Richard Branson has admitted he is "a little bit nervous" as he prepares to win the billionaire space race on Sunday.
The Virgin mogul says he has spoken to Jeff Bezos ahead of Virgin Galactic's launch but explained they share different visions for aerospace travel.
Appearing on BBC's The One Show, on Wednesday evening, 70-year-old Branson said he and Amazon CEO Bezos have been on a "difficult" journey to get this far with Blue Origin launching later this month.
Earlier on NBC's "TODAY" show Branson insisted is no rivalry with Bezos.
"I know nobody will believe me when I say it but honestly there’s isn’t a competition," he said.
After 17 years "trying to avoid getting excited" since establishing Virgin Galactic in 2004, Branson will join five others in a test spaceflight on July 11, as announced last Thursday.
Branson said: "We've both got different kinds of visions and different kinds of experiences – both are very valid – and it's been as difficult for him as it has been for us but I really look forward to watching his flight as I know he's looking forward to watching our flight.
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"I've had 17 years of trying to avoid getting excited and it was only three days ago when our chief engineer said we've ticked every box, we're ready for you to go to space on Sunday and I'm now getting ridiculously excited."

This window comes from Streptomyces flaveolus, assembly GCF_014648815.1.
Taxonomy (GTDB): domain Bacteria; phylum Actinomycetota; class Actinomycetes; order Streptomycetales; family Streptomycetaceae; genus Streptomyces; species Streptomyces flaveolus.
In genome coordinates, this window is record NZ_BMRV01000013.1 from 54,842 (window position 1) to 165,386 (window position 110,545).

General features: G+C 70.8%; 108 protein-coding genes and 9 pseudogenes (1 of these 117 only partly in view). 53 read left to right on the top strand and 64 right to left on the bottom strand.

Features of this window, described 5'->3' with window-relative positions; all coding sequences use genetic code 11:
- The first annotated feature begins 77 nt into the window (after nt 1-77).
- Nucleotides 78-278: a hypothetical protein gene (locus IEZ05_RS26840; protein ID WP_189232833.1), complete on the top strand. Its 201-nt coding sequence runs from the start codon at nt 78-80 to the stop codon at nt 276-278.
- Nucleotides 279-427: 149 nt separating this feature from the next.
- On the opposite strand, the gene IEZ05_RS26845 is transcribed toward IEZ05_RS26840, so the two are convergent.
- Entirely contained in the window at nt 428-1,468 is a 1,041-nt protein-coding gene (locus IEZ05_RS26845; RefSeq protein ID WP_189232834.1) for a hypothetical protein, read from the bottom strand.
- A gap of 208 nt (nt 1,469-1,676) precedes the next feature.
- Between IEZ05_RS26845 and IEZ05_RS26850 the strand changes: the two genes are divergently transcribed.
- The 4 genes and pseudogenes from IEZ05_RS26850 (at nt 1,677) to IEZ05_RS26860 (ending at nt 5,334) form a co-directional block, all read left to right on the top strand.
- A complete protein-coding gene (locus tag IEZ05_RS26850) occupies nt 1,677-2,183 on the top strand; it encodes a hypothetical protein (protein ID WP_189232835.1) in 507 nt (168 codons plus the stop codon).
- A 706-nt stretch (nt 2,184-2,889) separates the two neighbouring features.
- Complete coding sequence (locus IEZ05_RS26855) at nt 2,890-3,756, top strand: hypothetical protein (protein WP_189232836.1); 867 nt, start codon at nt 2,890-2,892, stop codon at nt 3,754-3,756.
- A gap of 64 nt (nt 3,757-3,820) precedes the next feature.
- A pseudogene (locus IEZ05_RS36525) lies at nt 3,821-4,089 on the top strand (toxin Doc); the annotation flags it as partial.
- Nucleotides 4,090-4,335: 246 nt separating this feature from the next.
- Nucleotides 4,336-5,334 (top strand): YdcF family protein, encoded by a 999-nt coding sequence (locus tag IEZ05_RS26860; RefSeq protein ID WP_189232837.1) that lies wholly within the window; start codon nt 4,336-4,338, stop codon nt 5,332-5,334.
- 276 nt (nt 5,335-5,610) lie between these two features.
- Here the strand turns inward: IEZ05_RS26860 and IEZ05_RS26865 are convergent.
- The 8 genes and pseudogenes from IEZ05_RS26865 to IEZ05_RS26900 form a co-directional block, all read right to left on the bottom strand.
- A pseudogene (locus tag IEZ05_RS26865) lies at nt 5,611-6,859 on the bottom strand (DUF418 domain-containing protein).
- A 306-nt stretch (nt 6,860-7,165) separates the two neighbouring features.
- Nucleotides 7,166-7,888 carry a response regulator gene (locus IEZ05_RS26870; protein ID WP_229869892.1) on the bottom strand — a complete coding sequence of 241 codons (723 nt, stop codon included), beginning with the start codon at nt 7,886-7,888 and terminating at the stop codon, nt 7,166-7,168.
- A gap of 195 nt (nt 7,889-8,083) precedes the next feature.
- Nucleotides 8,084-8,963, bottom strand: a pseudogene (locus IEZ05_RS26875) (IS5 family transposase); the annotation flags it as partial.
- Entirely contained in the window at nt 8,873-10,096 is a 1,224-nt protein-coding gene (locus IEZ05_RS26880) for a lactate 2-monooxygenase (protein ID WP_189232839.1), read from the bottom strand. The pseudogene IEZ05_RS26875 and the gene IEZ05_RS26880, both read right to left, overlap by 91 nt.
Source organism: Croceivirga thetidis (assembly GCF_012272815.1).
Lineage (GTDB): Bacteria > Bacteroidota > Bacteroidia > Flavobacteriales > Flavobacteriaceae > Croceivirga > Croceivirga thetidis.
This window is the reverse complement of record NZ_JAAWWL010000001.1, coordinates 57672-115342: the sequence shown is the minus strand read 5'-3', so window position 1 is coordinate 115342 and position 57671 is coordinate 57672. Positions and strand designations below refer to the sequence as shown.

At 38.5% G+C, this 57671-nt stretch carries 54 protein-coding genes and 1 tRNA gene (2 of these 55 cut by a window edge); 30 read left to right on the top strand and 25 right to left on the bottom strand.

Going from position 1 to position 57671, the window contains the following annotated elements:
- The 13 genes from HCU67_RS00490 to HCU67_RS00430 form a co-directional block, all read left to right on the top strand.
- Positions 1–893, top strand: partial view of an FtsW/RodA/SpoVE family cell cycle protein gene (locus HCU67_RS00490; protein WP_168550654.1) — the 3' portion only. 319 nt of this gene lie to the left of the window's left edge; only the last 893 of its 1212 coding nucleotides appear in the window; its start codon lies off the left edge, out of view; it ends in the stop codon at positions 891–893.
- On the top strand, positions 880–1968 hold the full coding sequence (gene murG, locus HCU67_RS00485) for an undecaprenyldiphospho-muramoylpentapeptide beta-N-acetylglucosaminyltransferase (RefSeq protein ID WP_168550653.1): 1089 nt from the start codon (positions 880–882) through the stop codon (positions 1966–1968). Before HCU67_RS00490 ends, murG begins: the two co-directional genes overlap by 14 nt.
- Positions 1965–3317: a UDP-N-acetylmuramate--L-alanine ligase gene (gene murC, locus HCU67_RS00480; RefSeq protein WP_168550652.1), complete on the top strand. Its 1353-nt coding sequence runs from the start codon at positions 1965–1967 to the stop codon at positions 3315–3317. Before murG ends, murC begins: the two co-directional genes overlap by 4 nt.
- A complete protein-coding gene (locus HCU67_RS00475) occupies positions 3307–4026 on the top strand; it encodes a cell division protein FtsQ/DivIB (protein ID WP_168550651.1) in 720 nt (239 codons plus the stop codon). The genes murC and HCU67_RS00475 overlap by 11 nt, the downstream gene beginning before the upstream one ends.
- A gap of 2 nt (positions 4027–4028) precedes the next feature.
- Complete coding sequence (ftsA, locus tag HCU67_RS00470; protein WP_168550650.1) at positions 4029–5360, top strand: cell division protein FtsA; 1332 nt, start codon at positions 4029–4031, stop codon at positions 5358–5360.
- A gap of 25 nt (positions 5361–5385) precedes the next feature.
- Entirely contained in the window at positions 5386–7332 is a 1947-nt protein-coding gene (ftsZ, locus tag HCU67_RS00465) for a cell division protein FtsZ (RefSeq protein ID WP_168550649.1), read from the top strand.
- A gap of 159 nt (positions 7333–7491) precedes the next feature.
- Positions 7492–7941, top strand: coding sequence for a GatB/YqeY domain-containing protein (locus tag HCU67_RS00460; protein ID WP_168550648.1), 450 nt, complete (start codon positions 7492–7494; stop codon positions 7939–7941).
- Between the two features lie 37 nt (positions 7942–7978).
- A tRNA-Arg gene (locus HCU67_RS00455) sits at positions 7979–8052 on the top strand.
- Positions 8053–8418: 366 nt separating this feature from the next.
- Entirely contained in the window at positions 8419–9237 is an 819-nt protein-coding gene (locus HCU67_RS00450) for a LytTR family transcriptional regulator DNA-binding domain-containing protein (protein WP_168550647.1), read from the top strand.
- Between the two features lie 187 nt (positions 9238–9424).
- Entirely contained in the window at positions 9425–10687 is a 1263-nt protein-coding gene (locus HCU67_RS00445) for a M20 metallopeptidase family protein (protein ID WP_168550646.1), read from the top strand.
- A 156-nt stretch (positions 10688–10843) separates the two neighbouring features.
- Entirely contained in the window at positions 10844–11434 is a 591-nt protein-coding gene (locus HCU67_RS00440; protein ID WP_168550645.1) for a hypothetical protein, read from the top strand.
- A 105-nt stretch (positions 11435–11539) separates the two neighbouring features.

Branson will be a passenger in a ship of chief astronaut instructor Beth Moses, lead operations engineer Colin Bennett, and government affairs vice president Sirisha Bandla.
Virgin Galactic pilots Dave Mackay and Michael Masucci will be at the controls of the company’s VSS Unity spacecraft, NBCNews reports.
Speaking on The One Show, Branson continued: "We've got two other Brits on board, Colin we've got our chief astronaut, who will be flying us, Dave McKay who used to work for Virgin Atlantic so there's three Brits going up and a couple of wonderful people and we're all ridiculously excited.
"Obviously a little bit nervous but you know who wouldn't be just before heading off to space? But I'm by and large excited."
Virgin plans to make space travel a money-spinning tourism business with more than 700 people already on a list of reservations, set to fork out $250,000 or £180,000 on a ride, according to NBCNews.
But the billionaire did not rule out a 'Willy Wonka' style lucky dip to allow a member of the public on board for free after presenter Ronan Keating read out a viewer's question.
Virgin Galactic said a livestream of the spaceflight on Sunday will be broadcast on Twitter, YouTube, and Facebook.
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